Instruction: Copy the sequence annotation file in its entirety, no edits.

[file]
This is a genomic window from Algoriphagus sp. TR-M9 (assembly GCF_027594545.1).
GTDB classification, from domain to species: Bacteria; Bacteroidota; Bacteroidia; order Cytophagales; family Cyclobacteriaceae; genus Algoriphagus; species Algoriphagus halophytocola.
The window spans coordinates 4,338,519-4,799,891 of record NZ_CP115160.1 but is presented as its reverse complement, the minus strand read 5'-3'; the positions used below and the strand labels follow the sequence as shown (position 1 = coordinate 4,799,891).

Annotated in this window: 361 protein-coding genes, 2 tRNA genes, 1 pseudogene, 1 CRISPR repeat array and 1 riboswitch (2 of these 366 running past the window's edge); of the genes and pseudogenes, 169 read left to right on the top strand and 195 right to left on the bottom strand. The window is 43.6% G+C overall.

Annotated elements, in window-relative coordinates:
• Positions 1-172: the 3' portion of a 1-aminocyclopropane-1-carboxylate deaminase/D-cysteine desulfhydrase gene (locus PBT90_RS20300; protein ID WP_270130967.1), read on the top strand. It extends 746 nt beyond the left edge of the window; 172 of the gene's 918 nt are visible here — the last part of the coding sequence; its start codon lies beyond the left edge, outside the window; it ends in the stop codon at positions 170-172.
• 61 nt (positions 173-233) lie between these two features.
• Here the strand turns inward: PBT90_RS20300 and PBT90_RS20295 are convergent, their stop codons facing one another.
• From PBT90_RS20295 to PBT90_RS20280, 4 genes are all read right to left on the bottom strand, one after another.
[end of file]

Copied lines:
This is a genomic window from Algoriphagus sp. TR-M9 (assembly GCF_027594545.1).
GTDB classification, from domain to species: Bacteria; Bacteroidota; Bacteroidia; order Cytophagales; family Cyclobacteriaceae; genus Algoriphagus; species Algoriphagus halophytocola.
The window spans coordinates 4,338,519-4,799,891 of record NZ_CP115160.1 but is presented as its reverse complement, the minus strand read 5'-3'; the positions used below and the strand labels follow the sequence as shown (position 1 = coordinate 4,799,891).

Annotated in this window: 361 protein-coding genes, 2 tRNA genes, 1 pseudogene, 1 CRISPR repeat array and 1 riboswitch (2 of these 366 running past the window's edge); of the genes and pseudogenes, 169 read left to right on the top strand and 195 right to left on the bottom strand. The window is 43.6% G+C overall.

Annotated elements, in window-relative coordinates:
• Positions 1-172: the 3' portion of a 1-aminocyclopropane-1-carboxylate deaminase/D-cysteine desulfhydrase gene (locus PBT90_RS20300; protein ID WP_270130967.1), read on the top strand. It extends 746 nt beyond the left edge of the window; 172 of the gene's 918 nt are visible here — the last part of the coding sequence; its start codon lies beyond the left edge, outside the window; it ends in the stop codon at positions 170-172.
• 61 nt (positions 173-233) lie between these two features.
• Here the strand turns inward: PBT90_RS20300 and PBT90_RS20295 are convergent, their stop codons facing one another.
• From PBT90_RS20295 to PBT90_RS20280, 4 genes are all read right to left on the bottom strand, one after another.